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Should we sell our house before we buy a new one?

November 2016


We are attempting to move house and have been in a bit of a quandary for the last while. We are retired and have decided to move into a house in the local town to be nearer our daughter. We know our own house is worth much more than the house we are trying to buy so we will have cash but the auctioneer selling the house in the town says we have to have our house sold before we can bid on the new house. My husband says he doesn’t want to put our house on the market until we secure a new place, and a local auctioneer has said ours could take a couple of months to sell. I’ve been to the bank and they won’t give us bridging finance.


Deciding to move house is a big decision at whatever stage of life. Your wish to downsize to a more convenient town centre location closer to your daughter is understandable. However, if, as it sounds, you first need to sell your house in order to acquire the smaller property in town, it is likely to have serious consequences in terms of your ability to make a meaningful offer. Often the time period to dispose of a property can be unknown and it is also understandable that the auctioneer does not to want accept bids from you for the town house until they know you have sufficient funds to progress with the sale in the event that your offer is accepted. Otherwise their client could be involved in an open-ended process over which they have little influence.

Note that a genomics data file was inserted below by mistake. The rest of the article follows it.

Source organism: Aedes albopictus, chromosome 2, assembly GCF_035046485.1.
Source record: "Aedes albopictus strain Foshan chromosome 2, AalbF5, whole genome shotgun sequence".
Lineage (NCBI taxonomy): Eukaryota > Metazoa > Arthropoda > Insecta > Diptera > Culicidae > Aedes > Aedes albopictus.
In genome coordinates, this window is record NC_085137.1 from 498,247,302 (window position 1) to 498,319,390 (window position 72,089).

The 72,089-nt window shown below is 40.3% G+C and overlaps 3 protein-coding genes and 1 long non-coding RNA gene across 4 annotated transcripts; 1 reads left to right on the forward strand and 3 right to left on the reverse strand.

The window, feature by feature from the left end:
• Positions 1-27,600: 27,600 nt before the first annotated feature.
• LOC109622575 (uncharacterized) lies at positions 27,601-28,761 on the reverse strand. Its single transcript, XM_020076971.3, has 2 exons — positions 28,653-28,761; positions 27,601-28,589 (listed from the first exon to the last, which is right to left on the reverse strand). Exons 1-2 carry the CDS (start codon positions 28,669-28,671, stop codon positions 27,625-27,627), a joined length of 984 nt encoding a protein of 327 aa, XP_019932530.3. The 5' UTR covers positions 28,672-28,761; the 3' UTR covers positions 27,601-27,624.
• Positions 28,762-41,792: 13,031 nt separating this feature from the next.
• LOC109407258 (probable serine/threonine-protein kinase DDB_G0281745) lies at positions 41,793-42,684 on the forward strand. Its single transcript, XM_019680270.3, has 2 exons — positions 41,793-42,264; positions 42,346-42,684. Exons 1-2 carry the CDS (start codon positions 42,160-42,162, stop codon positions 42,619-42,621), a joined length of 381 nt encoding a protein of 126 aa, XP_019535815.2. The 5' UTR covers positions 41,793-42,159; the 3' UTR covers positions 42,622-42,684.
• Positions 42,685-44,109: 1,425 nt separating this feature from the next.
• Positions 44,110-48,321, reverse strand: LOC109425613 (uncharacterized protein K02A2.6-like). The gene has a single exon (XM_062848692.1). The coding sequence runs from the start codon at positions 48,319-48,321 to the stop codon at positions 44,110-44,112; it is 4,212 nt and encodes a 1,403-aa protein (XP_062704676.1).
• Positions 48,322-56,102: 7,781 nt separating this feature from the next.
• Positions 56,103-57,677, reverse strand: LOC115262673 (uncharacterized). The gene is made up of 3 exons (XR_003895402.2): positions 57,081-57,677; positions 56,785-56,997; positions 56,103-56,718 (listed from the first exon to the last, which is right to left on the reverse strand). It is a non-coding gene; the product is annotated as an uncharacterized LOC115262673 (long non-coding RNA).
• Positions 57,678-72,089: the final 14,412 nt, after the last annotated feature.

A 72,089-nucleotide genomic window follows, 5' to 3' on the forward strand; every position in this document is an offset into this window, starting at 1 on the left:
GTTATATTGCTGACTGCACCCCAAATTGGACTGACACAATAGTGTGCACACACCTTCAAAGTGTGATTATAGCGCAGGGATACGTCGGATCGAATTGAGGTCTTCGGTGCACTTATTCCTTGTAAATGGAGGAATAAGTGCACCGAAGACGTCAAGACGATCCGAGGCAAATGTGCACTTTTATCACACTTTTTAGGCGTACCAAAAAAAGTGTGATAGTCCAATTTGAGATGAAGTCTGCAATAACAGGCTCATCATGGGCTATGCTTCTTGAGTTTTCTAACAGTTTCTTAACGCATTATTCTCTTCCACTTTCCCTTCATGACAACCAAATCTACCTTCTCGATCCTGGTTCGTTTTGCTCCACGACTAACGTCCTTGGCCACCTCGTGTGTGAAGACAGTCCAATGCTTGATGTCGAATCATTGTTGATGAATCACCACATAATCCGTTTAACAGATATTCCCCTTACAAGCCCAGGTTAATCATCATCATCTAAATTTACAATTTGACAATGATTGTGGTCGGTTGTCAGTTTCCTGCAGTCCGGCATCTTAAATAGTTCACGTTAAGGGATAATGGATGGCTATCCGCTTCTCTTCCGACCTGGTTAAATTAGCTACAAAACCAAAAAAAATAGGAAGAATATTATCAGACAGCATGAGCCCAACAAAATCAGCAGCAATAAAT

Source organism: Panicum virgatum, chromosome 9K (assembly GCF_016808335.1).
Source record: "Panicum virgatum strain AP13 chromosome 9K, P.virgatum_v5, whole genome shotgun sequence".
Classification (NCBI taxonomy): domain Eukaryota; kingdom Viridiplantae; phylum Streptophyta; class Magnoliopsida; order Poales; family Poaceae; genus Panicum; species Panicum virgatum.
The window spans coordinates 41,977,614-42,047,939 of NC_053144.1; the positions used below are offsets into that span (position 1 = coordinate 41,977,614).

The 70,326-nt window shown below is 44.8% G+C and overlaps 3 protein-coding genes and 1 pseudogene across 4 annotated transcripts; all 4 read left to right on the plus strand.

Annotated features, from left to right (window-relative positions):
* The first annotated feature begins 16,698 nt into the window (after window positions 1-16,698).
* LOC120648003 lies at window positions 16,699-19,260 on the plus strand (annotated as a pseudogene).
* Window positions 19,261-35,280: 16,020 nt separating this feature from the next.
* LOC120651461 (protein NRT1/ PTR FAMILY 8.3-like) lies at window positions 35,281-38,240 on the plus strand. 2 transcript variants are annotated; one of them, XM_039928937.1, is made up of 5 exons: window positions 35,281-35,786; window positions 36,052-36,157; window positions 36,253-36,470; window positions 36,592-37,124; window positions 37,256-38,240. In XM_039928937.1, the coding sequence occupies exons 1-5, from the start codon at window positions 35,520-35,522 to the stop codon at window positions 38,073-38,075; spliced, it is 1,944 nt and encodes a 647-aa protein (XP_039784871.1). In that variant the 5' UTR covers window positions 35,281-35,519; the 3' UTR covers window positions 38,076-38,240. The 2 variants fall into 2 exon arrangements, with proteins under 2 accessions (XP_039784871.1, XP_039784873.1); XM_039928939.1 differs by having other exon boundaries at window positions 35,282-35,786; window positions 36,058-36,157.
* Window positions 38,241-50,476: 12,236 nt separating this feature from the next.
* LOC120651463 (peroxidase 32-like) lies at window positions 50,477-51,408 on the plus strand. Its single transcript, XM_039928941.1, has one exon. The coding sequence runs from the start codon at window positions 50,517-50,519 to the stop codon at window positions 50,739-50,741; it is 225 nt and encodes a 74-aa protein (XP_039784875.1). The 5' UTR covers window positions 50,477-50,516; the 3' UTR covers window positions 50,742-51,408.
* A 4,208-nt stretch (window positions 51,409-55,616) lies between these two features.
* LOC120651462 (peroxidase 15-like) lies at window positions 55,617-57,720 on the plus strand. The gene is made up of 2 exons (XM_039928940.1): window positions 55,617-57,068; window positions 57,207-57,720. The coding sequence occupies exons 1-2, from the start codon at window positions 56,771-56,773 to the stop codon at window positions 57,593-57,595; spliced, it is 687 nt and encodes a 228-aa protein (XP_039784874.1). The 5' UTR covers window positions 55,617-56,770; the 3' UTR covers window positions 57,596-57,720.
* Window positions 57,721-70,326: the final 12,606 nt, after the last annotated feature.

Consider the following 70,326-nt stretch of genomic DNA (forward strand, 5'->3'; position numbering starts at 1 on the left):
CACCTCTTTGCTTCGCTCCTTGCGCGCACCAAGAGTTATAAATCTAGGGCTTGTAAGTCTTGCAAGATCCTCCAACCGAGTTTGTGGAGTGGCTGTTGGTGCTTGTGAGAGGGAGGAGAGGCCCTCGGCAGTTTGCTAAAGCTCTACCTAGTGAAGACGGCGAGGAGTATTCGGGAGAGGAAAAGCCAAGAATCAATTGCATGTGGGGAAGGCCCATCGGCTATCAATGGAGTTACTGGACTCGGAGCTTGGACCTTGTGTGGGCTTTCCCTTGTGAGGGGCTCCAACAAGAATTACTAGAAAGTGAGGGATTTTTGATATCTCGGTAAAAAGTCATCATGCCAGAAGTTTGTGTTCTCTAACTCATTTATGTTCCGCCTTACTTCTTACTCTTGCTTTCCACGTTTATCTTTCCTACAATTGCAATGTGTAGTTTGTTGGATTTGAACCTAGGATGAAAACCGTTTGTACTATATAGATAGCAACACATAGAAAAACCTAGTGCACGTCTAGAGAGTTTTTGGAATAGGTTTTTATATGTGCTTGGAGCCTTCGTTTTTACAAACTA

Most banks are unwilling to offer bridging finance to older borrowers and therefore unless you have access to a large sum of cash or other funds, you will likely have to sell your own property in order to purchase the other one. This is the reality of buying and selling property.

I always advise clients to focus first on the sale of their own property and once this is completed, they can go into the market with certainty. Moreover, armed with cash, you may be able to secure a better price by offering a full cash offer and the ability to close on a sale quickly. Alternatively there may be merit in renting for a period of time before taking the decision to purchase. This allows you the opportunity to move to a new location and experience living in a new area without having made a big financial commitment. Leases will typically be six months which would be sufficient time for you to make absolutely sure the location is right for you.

One suspects that there will be other town centre properties coming to the market in the event that the one which you are interested in is sold while you are trying to sell your own. If however, you are really only interested in this particular house and none other, you could try making the agent an offer: for example you could offer a non-refundable deposit and ask for a delayed completion date.

This is a risky strategy and one which should only be entered into if you are very confident of selling your own house within a reasonable time frame. Do bear in mind the time of year when your property might be brought to the market as there may be a seasonal lull in the local market during winter. In addition, once terms have been agreed it will typically take 8-12 weeks to complete contracts. This must all be factored in to your expected completion.

Gerard O’Toole is a chartered residential agency surveyor and member of the Society of Chartered Surveyors Ireland,